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After scoring 19 points against USC in November, Vanderbilt freshman Darius Garland added some lore to his breakout collegiate performance. As teammate Saben Lee stepped to the free-throw line to clinch the game with two seconds left, Garland predicted: “We’re going to In-N-Out.”
Two swished free throws and a couple hundred dollar burger tab later, Garland soaked in the moment, requesting Tupac’s “California Love” on the team bus.
With 31 NBA scouts and executives watching, the day Garland willed unranked Vanderbilt to a gutty road win felt like his coming-out party. Instead, it turned out to be one of the few shining moments of the five-star recruit’s brief college career.
Garland tore the meniscus in his left knee three games later, ending his season and beginning the aura of uncertainty around the NBA draft’s most mysterious prospect. Garland projects as a top-10 pick in Thursday’s draft. Originally, the Lakers emerged as a possible landing spot for Garland at No. 4, but the Anthony Davis trade removed that option and blurred projections.
“If I played a full season of college basketball I think I’d be higher.” Garland told Yahoo Sports. “The game is just evolving into the way that I play and how I like to play.”
Garland, a 6-foot-2 point guard who can shoot the three, has drawn Damian Lillard comparisons. His refined point guard skills and 19.8 scoring average in four full contests vaulted him up draft boards. But his extended injury absence, negative assist-to-turnover ratio and no-show for measurements and workouts at the NBA combine have left a measure of risk.
Following his first NCAA game, Winthrop head coach Pat Kelsey compared Garland to Chris Paul and Jeff Teague, both of whom he coached in college as an assistant at Wake Forest. Recent video on Garland’s Instagram account shows the 19-year old appearing healthy and bouncing around the court with fellow Klutch Sports athlete Lebron James.
What can be expected of Garland in the wake of his injury, and the near absence of empirical data, is unknown. But if the path that led him here is any indication, those closest to Garland foresee a tenacious leader whose dynamic talents have always steered his team.
“There’s only a few guys in the NBA that I’d even put with his ball-handling ability,” said former Vanderbilt head coach Bryce Drew, who played six years in the NBA. “He has the ability to wow a crowd. You know, make guys fall down off the bounce, which we saw him do. I think that will translate, especially when he gets bigger guys on him in switch opportunities in the NBA.”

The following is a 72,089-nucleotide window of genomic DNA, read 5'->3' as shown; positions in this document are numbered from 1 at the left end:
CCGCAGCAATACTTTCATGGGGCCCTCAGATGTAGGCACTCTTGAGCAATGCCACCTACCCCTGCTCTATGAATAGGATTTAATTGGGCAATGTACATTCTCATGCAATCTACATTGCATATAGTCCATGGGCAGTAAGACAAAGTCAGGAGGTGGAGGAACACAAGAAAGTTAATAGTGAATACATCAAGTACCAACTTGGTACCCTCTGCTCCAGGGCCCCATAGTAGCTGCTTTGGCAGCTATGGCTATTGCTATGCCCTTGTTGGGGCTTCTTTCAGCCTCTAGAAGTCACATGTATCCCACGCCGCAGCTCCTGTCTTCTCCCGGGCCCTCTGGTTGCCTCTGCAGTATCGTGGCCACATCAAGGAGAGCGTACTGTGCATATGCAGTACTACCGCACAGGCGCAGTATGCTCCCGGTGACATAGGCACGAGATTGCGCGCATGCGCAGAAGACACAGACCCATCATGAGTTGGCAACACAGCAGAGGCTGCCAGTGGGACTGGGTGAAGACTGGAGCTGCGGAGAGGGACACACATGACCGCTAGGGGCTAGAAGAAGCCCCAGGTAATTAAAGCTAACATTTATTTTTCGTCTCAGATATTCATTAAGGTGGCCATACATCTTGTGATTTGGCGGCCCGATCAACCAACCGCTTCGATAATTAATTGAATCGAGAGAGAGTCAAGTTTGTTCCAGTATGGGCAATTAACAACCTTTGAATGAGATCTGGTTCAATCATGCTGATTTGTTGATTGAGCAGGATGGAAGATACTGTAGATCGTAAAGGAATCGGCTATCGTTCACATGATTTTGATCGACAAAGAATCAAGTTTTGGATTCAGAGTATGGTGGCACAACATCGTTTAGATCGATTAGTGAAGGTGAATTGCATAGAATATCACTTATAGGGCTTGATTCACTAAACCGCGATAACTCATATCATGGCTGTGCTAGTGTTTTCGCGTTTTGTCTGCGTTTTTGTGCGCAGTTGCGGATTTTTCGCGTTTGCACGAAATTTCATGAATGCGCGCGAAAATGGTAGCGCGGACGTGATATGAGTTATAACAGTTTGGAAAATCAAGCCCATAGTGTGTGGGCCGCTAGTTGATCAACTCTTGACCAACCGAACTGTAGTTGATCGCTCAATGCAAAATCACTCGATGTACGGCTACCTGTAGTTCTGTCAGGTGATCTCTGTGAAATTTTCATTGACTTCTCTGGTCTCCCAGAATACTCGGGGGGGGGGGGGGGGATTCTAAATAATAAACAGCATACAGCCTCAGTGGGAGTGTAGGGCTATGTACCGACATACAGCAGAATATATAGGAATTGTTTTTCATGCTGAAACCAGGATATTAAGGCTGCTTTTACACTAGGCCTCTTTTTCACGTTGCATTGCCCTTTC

The humble beginnings
At age 3, Garland, still dressed in his parka coat, grabbed a middle school-sized basketball and dribbled the length of the floor. His father, Winston, watched in awe. The eight-year NBA player schmoozed Darius onto his first basketball team at 5, two years earlier than players were eligible, in Gary, Indiana.
While growing up, Garland spent days waiting for 5 p.m., when his dad would come home and imaginary defenders appeared on the driveway. Darius shot on the sides of courts while Winston coached. They even practiced plays to familiarize the younger Garland with formations and schemes.
Darius followed his father’s coaching career as a high school assistant. For a man who played college basketball outside the Power 5 and made a living hopping teams in the NBA, Winston just hopes his blue-collar mindset has shaped his son.
“Practice habits were huge with him,” said Winston, who played for five NBA teams in eight seasons. “I hope I instilled that with him. If you put out blood, sweat, tears in practice, I instilled that the game would be easy.”
Coming into his own
After moving to Nashville in grade school, Garland started training with Jamal Richardson, who also worked with 2018 NBA All-Defensive first-team member Robert Covington.
By the time Garland finished his freshman season of high school, the simple scouting report had circled the Elite Youth Basketball League circuit. Opponents only viewed Garland as a threat from the outside.
Richardson and Garland began focusing on playmaking off the bounce. They studied Lillard’s dribbles for pull-up jumpers. Lillard knows where he can shoot it. Garland would, too. But he needed to get open first.